EU Parliament Awards Sakharov Prize to Yazidi Women
FILE - Nadia Murad Basee, a 21-year-old Iraqi woman of the Yazidi faith, speaks to members of the Security Council during a meeting at the United Nations headquarters in New York.
Two Yazidi women from Iraq who were abducted by Islamic State militants in 2014 have been awarded the European Parliament’s Sakharov Prize for freedom of thought and expression.
Nadia Murad and Lamis Haji Bashar are two out of thousands of Yazidi women who have been kidnapped and used as sexual slaves by the radical Islamist group. They were taken from their village near Sinjar in northwest Iraq during the summer of 2014.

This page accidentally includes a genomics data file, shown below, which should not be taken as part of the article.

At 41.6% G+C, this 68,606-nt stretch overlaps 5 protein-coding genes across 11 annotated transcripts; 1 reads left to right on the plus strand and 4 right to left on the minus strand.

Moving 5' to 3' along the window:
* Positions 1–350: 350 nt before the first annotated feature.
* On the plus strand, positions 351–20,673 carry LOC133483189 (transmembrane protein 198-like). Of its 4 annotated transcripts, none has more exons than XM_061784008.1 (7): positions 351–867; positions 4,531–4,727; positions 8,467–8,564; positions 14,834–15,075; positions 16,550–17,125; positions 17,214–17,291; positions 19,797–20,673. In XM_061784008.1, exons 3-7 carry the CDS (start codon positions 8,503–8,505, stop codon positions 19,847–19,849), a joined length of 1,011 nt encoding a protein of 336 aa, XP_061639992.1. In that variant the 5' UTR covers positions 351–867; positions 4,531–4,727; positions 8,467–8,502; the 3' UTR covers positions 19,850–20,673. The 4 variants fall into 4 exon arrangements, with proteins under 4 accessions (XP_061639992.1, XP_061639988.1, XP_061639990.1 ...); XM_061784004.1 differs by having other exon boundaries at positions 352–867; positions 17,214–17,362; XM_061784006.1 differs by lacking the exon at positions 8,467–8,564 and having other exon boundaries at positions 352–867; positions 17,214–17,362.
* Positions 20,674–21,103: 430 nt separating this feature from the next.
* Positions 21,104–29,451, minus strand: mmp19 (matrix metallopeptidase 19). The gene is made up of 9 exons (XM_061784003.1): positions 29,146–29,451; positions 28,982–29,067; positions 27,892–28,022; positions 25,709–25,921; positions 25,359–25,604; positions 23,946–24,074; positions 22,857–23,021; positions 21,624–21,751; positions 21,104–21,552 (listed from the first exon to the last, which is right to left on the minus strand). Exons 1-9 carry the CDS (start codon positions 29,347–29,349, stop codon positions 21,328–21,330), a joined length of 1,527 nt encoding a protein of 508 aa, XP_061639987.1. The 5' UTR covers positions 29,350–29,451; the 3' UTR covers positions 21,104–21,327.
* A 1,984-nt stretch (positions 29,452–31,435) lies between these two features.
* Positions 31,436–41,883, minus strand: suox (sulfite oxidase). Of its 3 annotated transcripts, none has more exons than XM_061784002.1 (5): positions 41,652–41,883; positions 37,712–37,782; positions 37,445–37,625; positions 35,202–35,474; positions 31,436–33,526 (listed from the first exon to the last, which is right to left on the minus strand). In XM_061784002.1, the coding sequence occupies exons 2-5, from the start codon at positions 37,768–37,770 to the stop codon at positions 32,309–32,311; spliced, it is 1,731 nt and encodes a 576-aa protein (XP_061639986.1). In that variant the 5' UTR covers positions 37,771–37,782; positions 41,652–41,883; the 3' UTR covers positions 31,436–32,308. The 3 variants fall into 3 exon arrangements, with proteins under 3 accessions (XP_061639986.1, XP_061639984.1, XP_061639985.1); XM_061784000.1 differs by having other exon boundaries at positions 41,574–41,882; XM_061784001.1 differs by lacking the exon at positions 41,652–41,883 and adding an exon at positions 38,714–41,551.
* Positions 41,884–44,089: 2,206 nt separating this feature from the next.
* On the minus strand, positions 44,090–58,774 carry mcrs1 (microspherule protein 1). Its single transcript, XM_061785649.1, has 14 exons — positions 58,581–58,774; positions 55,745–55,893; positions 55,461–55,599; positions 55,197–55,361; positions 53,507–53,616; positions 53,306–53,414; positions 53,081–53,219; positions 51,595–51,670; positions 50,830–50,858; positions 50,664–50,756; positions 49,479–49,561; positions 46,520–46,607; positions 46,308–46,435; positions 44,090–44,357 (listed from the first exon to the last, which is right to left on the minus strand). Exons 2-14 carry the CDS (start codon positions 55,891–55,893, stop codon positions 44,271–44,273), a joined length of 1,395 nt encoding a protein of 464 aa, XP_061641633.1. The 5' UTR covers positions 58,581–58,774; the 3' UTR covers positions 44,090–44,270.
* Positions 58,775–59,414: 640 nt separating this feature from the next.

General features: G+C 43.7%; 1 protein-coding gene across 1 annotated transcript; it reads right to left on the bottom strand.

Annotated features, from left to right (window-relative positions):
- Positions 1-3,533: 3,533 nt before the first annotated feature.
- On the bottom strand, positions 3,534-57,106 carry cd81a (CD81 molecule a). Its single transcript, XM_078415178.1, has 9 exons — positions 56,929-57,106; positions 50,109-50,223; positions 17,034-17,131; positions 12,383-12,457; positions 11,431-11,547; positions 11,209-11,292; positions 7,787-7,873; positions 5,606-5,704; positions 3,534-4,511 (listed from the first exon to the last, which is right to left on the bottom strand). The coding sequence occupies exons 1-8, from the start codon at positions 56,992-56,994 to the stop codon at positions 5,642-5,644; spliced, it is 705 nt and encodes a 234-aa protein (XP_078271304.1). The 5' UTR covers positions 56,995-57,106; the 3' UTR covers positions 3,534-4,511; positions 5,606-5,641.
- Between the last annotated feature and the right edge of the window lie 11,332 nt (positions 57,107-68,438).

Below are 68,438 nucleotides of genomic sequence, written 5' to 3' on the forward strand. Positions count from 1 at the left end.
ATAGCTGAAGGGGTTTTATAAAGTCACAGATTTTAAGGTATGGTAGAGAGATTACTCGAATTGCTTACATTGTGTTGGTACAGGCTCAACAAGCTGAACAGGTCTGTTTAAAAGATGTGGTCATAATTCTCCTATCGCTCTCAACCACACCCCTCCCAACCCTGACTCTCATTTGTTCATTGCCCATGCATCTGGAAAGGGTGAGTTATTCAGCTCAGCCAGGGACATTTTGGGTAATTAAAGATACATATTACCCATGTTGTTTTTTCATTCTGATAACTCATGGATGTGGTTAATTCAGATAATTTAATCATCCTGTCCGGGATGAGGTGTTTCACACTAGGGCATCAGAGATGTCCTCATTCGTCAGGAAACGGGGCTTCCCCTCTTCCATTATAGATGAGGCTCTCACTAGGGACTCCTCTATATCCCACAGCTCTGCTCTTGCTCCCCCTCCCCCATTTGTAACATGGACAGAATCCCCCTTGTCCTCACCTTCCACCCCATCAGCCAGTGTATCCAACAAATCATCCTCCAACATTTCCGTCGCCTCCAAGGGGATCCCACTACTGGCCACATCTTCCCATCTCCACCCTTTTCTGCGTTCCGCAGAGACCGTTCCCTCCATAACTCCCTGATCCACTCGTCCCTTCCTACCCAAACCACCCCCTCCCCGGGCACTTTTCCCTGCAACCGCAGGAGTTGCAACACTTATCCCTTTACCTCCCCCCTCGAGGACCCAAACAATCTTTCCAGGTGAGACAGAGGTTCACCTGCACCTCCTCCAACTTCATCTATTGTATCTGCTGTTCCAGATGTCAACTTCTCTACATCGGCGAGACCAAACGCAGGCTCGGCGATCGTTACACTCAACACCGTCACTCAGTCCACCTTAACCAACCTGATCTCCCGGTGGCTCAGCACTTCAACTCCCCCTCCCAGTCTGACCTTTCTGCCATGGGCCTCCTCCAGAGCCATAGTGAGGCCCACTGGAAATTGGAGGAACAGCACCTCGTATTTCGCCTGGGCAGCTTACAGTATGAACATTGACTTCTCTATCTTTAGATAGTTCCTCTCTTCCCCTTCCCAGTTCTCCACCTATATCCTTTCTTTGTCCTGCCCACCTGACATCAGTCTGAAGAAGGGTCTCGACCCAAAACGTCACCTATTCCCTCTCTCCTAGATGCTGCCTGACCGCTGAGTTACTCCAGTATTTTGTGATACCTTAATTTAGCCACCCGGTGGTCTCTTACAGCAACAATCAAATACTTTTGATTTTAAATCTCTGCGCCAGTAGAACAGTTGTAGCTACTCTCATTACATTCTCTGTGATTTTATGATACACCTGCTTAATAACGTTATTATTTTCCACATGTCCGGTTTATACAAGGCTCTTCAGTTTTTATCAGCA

The two women are now considered leaders in the movement to protect other Yazidis living in regions overrun by IS fighters and have called for the recognition of the massacre of Yazidis as a genocide.
The award is named for Andrei Sakharov, a dissident Soviet scientist who died in 1989, and is given each year to people who stand up for human rights.
The IS militants consider Yazidis to be devil-worshippers and inferior in their religious beliefs.
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